Can Huawei deliver a Digital Life ecosystem?

Written by on July 4, 2016 in Guest Blog with 0 Comments

pixelated design of woman sprinter leaving starting blocksHuawei’s software has a better chance in China. Huawei is making the right initial moves in order to maximise its chances of becoming No. 1 in smartphones but I suspect its software has better chance at home rather than overseas. Huawei has stated that intends to become No. 1 in smartphones and to achieve this lofty goal, it appears to be developing both software and services.

  • This is exactly what Huawei needs to do in order to minimise its margin damage in the coming war with Samsung (see here), but its users will have to be prepared to pay something for its software for the strategy to work.
  • I see three areas of development:
    • First: user experience.
    • Huawei’s efforts are being led a new hire (Apple, 10 year veteran) and the aim is to lift the user experience on Huawei phones above other Android makers and thereby achieve differentiation.
    • The user experience in developed markets is already reasonably well defined but RFM research finds that in China, almost everyone struggles as 90% of users have low quality stock Android.
    • Only Xiaomi, has developed a unique user experience but unfortunately, this has done nothing to help its poor profitability.
    • Hence, I think that Huawei will have to do something very special to achieve a price premium for its products which is unlikely to last long as cool ideas will quickly be copied.
    • Second: proprietary operating system
    • I think that Huawei is also building a complete alternative to Android where it would have full control of both hardware and software.
    • This would give it the freedom to fully optimise the software to run with its silicon (HiSilicon) as well as to develop its own suite of services without having to put Google as default.
    • The problem is that outside of China and Africa, the Google ecosystem dominates Android to the point where it is almost impossible to sell an Android device without Google Play on it.
    • Google uses this demand for Google Play to require that handset makers put its services front and centre on their devices as well as precluding them from making devices based on other versions of Android.
    • Hence, while this status quo exists, the Huawei version of Android is very unlikely to see the light of day outside of China.
    • However, it is China where I see the greatest potential, as RFM research (see here) finds that all of the Chinese ecosystems except Xiaomi are struggling with a second rate user experience.
    • Third: services.
    • This is the Holy Grail because if Huawei can develop a suite of Digital Life services that millions of users love, it will be able to charge a significant premium for its devices.
    • Unfortunately, this is by far the most difficult to do as one has to both build great services and then convince the users to use them.
    • Furthermore, in both China and overseas there are bigger and stronger companies that are already dominating in the services space.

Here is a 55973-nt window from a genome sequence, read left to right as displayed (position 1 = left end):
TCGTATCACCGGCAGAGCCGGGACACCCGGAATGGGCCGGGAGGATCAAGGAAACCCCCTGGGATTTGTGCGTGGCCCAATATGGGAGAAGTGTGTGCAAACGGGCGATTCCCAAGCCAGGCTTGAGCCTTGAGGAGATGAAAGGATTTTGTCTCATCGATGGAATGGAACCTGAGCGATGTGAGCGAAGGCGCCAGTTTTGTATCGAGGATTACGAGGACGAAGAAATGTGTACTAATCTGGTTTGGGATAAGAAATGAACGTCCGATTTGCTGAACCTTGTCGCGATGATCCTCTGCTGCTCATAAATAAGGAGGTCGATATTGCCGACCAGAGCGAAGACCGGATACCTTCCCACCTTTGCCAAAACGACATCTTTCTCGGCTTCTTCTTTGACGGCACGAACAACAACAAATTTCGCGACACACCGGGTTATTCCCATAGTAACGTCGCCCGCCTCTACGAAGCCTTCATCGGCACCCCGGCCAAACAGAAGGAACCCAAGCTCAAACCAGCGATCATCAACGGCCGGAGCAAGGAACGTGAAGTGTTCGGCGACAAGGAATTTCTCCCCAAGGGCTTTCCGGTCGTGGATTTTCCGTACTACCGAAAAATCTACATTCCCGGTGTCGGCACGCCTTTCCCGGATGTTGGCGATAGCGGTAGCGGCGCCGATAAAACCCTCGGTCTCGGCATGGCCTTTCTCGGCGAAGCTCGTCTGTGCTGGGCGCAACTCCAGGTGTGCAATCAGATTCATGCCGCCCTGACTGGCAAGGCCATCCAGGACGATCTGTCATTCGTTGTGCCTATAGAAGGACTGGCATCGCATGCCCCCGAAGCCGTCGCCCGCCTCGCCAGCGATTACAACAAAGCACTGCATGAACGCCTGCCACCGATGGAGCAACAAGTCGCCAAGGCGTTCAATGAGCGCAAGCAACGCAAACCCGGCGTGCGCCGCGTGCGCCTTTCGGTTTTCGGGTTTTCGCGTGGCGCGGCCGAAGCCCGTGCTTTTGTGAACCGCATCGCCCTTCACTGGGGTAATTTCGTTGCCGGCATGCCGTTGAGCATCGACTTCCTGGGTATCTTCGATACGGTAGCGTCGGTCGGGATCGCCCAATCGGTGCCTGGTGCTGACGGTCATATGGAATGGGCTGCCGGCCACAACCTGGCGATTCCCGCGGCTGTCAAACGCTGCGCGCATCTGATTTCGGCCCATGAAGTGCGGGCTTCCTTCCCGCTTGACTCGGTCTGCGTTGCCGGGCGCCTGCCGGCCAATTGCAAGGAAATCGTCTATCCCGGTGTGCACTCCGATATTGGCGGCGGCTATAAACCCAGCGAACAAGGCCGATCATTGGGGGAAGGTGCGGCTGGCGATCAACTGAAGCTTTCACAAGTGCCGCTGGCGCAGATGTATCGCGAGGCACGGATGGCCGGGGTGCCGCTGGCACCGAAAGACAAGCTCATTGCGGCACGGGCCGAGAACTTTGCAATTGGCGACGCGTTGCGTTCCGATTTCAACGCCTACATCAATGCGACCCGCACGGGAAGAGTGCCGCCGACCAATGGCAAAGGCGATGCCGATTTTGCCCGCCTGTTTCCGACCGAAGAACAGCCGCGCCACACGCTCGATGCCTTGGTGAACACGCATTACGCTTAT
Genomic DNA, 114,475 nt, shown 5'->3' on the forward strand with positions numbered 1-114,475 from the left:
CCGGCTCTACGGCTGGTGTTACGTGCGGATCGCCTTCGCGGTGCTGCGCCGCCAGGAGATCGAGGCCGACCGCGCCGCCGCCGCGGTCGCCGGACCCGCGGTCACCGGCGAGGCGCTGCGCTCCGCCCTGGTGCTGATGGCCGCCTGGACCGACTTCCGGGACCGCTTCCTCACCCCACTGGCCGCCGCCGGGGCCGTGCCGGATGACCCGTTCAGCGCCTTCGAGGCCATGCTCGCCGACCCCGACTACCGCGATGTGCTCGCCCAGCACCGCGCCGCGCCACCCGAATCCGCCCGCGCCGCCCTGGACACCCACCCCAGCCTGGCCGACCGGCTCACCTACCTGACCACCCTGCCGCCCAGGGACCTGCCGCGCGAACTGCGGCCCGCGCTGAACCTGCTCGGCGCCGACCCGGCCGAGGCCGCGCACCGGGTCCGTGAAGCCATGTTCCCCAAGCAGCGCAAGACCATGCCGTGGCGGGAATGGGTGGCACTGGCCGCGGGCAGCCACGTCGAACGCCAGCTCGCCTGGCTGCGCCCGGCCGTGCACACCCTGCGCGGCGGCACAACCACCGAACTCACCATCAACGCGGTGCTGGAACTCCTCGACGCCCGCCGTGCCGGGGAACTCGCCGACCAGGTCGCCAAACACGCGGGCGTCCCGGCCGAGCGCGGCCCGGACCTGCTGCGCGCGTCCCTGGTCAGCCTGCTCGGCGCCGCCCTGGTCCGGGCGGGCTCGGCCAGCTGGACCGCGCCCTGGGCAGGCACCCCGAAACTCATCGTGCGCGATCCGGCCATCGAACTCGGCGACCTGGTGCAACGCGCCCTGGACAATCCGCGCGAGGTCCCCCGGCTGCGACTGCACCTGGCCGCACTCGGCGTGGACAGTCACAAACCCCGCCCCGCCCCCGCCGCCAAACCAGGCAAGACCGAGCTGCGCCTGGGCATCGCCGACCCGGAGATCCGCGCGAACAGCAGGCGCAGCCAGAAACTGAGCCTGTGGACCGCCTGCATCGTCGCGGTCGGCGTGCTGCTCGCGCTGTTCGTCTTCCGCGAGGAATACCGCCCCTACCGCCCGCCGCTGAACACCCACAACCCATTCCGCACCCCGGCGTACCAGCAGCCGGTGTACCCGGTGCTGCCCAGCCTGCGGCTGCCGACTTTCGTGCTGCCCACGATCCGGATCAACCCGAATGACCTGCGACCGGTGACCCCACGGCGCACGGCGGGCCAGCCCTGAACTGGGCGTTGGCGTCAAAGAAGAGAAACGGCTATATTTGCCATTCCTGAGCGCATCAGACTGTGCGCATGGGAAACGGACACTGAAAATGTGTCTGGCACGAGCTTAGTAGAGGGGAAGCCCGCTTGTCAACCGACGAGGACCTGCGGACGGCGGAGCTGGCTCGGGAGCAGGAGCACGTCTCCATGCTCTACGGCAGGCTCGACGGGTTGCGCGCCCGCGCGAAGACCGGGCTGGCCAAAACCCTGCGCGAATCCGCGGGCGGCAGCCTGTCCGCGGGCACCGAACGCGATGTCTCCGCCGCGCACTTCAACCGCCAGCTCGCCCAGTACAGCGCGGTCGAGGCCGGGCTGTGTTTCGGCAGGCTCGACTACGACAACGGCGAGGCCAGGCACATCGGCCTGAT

• I find it encouraging that Huawei has understood and committed to differentiating is software as this represents its best chance of fulfilling its strategy without a substantial bloodletting for all Android handset makers.
  • I think that China represents Huawei’s best chance as it is in China where the most improvement in the user experience is needed and the this is Huawei’s home market.
  • I also see the possibility of a tie up with Baidu, Tencent or even China Mobile as possibilities as these companies have very nascent, if any, verticalisation strategies for their services.
  • Samsung’s best defence here is to get as close as it can to Google and ensure that it is Samsung devices that run the Google ecosystem to its best advantage.
  • In China Samsung has already been reduced to a low share and does not stand a realistic chance of a comeback.
  • I think that Samsung still has the upper hand as it has much better profitability than Huawei in handsets, much greater volume and an in house supply of cutting edge components to rely on.
  • Hence, I continue to prefer Samsung, Baidu and Microsoft over Google, Alibaba, Twitter and Amazon in the short term.
  • In the long term Facebook, Tencent and Apple look very interesting but they still have some real hurdles to overcome.

This article was first published on RadioFreeMobile.

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About the Author

About the Author: Dr Richard Windsor is the founder of Radio Free Mobile which is an independent research provider. The research helps clients to understand and evaluate the players in the digital ecosystem and presents a unique perspective on how all the pieces fit together in an easy to read and digest way. The product is available on a subscription basis and counts members of the handset, telecom carrier, Internet, semiconductor and financial industries as its subscribers. RFM is the land of the one man band meaning that Dr. W. also makes the tea. .

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